Dallas Summer Musicals (DSM) began in 1941 as Opera Under the Stars in the Band Shell at Fair Park. Without the benefit of air-conbanshellditioning in the 40’s, performing outdoors was a better alternative than having to withstand the triple digit summer heat at an indoor facility in Dallas. The most important thing was for the audience to experience the magic of live theater. Opening night came on June 12, 1941, with a production of Sigmund Romberg’s Blossom Time, an operetta based on the life of Franz Schubert.

The first season was co-produced by a group of local Dallas businessmen and The Schubert Organization in New York City, producers of touring theatrical productions. Ten shows, running a week each, were planned for the first season but the season was so successful that two additional shows were added. Ticket prices ranged from 30¢ to $1.10, and the season ended with a profit, despite the fact that a third of the performances were rained out. The onset of World War II prompted the cancellation of the season in 1942, but the summer theatre resumed operations in 1943 when a group of local businessmen established a non-profit organization to produce the season, under the name Starlight Operettas. A series of ten shows was presented that year, as well as in 1944.

The State Fair Association decided the Starlight Operettas needed a full-time executive director. In 1944 it tapped legendary show business figure Charles R. Meeker to become the organization’s first Managing Director. After working with The Schubert Organization in 1941, Meeker providentially served as mentor to two young men – Tom Hughes and Michael Jenkins in the 1940’s and 1950’s who were to succeed him in later years continuing to bring quality entertainment to local audiences, decade after decade.

In the 40’s the Starlight Operettas started to book more contemporary Broadway musicals and made a number of physical changes to the Fair Park Band Shell, including a moving platform system that allowed rapid changes onstage. The organization introduced the star system at the theater in 1947 – during a time when Operettas continued to be the theater’s mainstay. For example the Starlight Operettas managed to persuade Mary Martin to open her national tour of Annie Get Your Gun in Dallas, which set box office records (105,000 people in two weeks). Two years later, the organization revived Rodgers and Hart’s Pal Joey, with its original Broadway star, Vivienne Segal. Almost written off at its debut in 1942, Pal Joey, thanks to Starlight’s production, returned to Broadway the next season and won critical reviews. This system continued to characterize the theater’s operation for decades, until audiences became more attracted to the title of the show than to the name of the people starring in the show.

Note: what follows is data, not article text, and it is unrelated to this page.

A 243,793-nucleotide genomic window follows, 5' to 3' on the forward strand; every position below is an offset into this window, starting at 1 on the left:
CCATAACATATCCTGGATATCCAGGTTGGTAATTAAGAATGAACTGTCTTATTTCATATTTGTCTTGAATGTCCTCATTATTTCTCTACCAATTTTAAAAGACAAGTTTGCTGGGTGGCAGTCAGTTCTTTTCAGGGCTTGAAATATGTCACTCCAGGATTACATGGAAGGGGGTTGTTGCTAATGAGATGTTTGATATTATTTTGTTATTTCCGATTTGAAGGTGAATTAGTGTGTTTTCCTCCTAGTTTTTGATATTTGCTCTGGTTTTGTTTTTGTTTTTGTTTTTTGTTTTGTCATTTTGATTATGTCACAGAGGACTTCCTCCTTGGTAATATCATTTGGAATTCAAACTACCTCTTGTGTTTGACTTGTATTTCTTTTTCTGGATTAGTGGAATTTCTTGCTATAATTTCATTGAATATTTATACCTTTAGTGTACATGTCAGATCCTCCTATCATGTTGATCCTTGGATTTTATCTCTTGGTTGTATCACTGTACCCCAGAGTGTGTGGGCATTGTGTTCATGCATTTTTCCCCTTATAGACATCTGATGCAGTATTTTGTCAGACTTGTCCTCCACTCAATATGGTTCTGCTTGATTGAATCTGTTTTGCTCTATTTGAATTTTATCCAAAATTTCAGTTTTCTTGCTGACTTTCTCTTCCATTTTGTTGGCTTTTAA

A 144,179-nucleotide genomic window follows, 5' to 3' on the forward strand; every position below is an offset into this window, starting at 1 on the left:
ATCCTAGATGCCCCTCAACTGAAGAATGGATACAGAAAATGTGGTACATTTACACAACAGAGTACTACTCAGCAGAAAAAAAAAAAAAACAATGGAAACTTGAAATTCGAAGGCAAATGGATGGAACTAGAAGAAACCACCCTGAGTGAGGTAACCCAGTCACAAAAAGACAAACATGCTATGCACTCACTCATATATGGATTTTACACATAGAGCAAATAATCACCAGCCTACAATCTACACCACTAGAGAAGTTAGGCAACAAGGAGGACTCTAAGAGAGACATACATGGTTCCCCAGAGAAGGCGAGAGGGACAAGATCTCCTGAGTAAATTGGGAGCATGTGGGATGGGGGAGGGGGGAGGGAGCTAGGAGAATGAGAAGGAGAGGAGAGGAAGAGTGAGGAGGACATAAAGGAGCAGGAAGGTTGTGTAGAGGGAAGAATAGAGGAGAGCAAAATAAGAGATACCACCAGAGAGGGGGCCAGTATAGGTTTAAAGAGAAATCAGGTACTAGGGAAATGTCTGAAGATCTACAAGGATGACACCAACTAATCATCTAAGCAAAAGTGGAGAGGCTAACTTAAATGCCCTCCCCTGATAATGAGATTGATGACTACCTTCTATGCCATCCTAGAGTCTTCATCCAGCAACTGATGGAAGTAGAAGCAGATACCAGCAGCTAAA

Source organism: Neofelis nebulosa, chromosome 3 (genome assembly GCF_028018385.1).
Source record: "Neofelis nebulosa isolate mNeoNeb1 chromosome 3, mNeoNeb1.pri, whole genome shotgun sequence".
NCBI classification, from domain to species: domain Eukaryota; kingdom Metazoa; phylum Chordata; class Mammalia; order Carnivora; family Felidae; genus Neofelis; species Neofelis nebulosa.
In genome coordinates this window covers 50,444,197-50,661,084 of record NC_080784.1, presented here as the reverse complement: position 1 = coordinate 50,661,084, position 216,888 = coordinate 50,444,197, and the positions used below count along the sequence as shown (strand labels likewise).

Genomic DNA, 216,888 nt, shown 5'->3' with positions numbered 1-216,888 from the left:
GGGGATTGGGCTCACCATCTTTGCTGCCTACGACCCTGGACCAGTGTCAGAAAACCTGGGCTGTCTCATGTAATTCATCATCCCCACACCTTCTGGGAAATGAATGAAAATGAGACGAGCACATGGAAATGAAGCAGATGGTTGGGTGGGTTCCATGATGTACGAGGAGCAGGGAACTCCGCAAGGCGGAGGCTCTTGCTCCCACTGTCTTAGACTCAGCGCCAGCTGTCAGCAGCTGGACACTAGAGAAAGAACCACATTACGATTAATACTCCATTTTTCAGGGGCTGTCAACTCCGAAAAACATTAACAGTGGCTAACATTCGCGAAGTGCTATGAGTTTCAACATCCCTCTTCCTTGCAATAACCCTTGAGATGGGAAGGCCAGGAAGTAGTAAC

music-hallIn 1951, after ten years in the Band Shell, the Starlight Operettas were able to move inside the Music Hall at Fair Park, thanks to the installation of air-conditioning. They also gained a new name as the State Fair Musicals during a move that not only boosted its audience comfort, but also allowed greater flexibility and creativity in the way shows were staged.

The following year the State Fair Musicals previewed Porgy and Bess, with Leontyne Price and William Warfield. This innovative step paid off and the production was a sensation. After its premiere in Dallas, Gershwin’s opera went on to a worldwide tour.